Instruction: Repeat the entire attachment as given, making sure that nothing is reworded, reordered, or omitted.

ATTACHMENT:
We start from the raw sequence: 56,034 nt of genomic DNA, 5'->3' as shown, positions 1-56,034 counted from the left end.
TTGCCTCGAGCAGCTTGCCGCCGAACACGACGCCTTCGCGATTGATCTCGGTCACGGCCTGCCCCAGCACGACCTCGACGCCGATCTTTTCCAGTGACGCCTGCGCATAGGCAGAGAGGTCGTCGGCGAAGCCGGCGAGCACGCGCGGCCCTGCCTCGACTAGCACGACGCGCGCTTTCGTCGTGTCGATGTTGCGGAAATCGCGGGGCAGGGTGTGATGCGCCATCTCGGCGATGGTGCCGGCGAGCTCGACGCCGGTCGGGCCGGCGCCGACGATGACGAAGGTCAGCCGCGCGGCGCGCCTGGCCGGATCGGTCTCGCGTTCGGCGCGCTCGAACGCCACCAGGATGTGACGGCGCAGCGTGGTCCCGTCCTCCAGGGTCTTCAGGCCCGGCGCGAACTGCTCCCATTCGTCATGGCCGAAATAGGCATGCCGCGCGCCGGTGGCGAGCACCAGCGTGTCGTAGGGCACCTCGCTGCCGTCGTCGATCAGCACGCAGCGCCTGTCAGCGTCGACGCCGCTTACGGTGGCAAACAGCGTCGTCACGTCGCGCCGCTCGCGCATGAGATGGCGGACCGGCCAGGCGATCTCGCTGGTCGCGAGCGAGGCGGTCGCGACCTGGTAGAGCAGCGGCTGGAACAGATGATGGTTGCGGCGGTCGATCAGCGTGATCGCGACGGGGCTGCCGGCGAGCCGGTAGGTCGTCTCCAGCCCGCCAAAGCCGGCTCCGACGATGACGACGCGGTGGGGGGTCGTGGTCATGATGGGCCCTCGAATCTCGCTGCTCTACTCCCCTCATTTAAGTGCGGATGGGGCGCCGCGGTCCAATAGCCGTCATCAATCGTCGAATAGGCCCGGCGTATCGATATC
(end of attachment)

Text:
We start from the raw sequence: 56,034 nt of genomic DNA, 5'->3' as shown, positions 1-56,034 counted from the left end.
TTGCCTCGAGCAGCTTGCCGCCGAACACGACGCCTTCGCGATTGATCTCGGTCACGGCCTGCCCCAGCACGACCTCGACGCCGATCTTTTCCAGTGACGCCTGCGCATAGGCAGAGAGGTCGTCGGCGAAGCCGGCGAGCACGCGCGGCCCTGCCTCGACTAGCACGACGCGCGCTTTCGTCGTGTCGATGTTGCGGAAATCGCGGGGCAGGGTGTGATGCGCCATCTCGGCGATGGTGCCGGCGAGCTCGACGCCGGTCGGGCCGGCGCCGACGATGACGAAGGTCAGCCGCGCGGCGCGCCTGGCCGGATCGGTCTCGCGTTCGGCGCGCTCGAACGCCACCAGGATGTGACGGCGCAGCGTGGTCCCGTCCTCCAGGGTCTTCAGGCCCGGCGCGAACTGCTCCCATTCGTCATGGCCGAAATAGGCATGCCGCGCGCCGGTGGCGAGCACCAGCGTGTCGTAGGGCACCTCGCTGCCGTCGTCGATCAGCACGCAGCGCCTGTCAGCGTCGACGCCGCTTACGGTGGCAAACAGCGTCGTCACGTCGCGCCGCTCGCGCATGAGATGGCGGACCGGCCAGGCGATCTCGCTGGTCGCGAGCGAGGCGGTCGCGACCTGGTAGAGCAGCGGCTGGAACAGATGATGGTTGCGGCGGTCGATCAGCGTGATCGCGACGGGGCTGCCGGCGAGCCGGTAGGTCGTCTCCAGCCCGCCAAAGCCGGCTCCGACGATGACGACGCGGTGGGGGGTCGTGGTCATGATGGGCCCTCGAATCTCGCTGCTCTACTCCCCTCATTTAAGTGCGGATGGGGCGCCGCGGTCCAATAGCCGTCATCAATCGTCGAATAGGCCCGGCGTATCGATATC